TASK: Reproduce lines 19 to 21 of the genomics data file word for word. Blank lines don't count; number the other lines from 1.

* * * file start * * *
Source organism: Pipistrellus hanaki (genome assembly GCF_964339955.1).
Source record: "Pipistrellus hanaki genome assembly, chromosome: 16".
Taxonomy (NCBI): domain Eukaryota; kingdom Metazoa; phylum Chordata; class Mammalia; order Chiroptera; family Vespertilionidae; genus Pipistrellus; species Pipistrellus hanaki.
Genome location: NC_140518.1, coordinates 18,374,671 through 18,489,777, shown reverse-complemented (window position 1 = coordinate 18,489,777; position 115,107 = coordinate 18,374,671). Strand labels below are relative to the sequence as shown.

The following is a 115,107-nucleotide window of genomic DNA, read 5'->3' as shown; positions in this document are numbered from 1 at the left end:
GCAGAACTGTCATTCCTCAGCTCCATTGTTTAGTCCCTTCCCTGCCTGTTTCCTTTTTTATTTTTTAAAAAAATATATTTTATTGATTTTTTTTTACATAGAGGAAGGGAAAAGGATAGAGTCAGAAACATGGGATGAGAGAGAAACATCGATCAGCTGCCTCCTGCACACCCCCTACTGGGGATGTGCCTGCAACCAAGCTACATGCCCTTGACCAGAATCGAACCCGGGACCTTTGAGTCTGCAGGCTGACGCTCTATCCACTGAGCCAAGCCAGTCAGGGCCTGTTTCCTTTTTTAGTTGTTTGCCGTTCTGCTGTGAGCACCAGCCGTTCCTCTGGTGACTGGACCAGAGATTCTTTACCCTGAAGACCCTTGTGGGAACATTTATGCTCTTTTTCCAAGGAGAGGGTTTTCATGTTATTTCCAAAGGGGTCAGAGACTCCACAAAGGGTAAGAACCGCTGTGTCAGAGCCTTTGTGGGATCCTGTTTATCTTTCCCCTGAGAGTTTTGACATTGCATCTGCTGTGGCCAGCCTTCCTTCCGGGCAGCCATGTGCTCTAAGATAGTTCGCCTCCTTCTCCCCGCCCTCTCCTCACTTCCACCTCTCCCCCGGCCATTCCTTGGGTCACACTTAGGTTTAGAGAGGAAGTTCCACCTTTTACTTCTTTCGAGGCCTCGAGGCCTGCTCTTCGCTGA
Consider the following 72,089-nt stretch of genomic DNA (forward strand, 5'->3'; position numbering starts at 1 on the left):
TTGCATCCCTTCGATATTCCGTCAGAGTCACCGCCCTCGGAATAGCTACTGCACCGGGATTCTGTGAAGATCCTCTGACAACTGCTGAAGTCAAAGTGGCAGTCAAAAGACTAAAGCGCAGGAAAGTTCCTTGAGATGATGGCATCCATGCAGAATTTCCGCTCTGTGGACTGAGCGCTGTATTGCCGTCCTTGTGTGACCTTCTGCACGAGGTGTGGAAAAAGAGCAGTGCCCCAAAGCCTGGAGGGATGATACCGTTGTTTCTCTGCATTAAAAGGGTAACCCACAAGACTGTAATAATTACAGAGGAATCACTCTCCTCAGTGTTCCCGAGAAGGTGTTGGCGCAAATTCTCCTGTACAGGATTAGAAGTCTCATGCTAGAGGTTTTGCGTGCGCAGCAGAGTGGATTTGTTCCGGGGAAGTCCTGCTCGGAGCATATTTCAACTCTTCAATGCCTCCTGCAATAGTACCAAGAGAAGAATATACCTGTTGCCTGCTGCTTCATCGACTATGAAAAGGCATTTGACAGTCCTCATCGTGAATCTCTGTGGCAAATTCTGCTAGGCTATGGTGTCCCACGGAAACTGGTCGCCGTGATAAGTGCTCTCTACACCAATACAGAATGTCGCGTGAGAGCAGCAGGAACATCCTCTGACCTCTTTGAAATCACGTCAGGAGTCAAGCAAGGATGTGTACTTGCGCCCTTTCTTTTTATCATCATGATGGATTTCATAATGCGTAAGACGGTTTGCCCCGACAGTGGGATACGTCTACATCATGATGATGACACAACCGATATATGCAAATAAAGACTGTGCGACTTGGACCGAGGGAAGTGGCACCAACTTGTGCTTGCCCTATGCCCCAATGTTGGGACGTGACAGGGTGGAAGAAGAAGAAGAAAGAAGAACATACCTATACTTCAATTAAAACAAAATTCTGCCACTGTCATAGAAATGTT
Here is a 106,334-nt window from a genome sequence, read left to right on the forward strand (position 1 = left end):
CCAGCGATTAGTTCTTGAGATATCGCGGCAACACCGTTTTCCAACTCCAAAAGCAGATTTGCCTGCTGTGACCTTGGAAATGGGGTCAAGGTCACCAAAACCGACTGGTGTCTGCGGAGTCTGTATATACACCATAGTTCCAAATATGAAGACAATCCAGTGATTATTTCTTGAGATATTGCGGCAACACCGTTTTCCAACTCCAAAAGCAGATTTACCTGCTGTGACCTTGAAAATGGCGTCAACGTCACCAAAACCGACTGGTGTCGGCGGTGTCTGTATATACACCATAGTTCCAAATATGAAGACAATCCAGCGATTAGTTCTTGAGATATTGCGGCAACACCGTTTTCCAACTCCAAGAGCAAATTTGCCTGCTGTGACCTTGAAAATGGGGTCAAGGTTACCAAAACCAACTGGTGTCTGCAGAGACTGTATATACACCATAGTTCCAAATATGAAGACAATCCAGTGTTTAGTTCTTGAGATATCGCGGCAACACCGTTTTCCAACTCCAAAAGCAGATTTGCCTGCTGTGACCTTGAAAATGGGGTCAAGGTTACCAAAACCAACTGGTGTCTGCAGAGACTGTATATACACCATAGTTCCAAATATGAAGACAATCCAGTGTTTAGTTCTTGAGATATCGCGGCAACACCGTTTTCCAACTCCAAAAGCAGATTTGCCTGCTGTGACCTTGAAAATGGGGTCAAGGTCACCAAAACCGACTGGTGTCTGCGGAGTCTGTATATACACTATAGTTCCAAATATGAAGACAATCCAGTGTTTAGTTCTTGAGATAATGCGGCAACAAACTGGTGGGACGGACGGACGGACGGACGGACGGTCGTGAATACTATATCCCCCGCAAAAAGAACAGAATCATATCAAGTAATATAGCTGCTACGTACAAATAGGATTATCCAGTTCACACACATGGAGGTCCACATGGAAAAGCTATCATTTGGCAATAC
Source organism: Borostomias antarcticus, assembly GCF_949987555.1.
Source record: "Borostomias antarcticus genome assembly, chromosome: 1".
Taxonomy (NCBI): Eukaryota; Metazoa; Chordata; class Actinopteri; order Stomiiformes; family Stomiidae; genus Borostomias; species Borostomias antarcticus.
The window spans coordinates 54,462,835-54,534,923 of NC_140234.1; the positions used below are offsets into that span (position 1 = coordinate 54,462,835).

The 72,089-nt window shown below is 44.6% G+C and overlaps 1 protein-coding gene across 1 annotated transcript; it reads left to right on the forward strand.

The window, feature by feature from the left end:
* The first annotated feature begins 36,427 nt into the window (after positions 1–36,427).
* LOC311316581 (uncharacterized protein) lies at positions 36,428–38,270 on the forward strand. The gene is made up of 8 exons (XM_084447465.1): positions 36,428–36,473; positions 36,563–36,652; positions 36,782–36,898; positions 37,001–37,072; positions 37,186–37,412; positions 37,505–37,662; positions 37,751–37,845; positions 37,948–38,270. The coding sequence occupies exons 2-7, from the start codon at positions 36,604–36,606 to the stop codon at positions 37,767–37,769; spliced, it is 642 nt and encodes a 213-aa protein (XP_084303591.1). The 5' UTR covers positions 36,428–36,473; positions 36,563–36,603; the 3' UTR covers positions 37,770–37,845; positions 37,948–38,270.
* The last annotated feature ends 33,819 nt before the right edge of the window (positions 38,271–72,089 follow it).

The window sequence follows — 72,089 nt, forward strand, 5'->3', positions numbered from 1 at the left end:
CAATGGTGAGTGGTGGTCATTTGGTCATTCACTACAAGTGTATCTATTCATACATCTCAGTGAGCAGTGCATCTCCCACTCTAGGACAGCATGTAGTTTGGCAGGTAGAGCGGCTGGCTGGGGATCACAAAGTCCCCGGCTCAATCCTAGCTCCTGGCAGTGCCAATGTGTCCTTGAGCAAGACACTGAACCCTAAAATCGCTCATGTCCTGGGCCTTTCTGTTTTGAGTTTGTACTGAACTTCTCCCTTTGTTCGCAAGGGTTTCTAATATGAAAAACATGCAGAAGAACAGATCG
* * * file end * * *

* The last annotated feature ends 33,819 nt before the right edge of the window (positions 38,271–72,089 follow it).

The window sequence follows — 72,089 nt, forward strand, 5'->3', positions numbered from 1 at the left end:
CAATGGTGAGTGGTGGTCATTTGGTCATTCACTACAAGTGTATCTATTCATACATCTCAGTGAGCAGTGCATCTCCCACTCTAGGACAGCATGTAGTTTGGCAGGTAGAGCGGCTGGCTGGGGATCACAAAGTCCCCGGCTCAATCCTAGCTCCTGGCAGTGCCAATGTGTCCTTGAGCAAGACACTGAACCCTAAAATCGCTCATGTCCTGGGCCTTTCTGTTTTGAGTTTGTACTGAACTTCTCCCTTTGTTCGCAAGGGTTTCTAATATGAAAAACATGCAGAAGAACAGATCG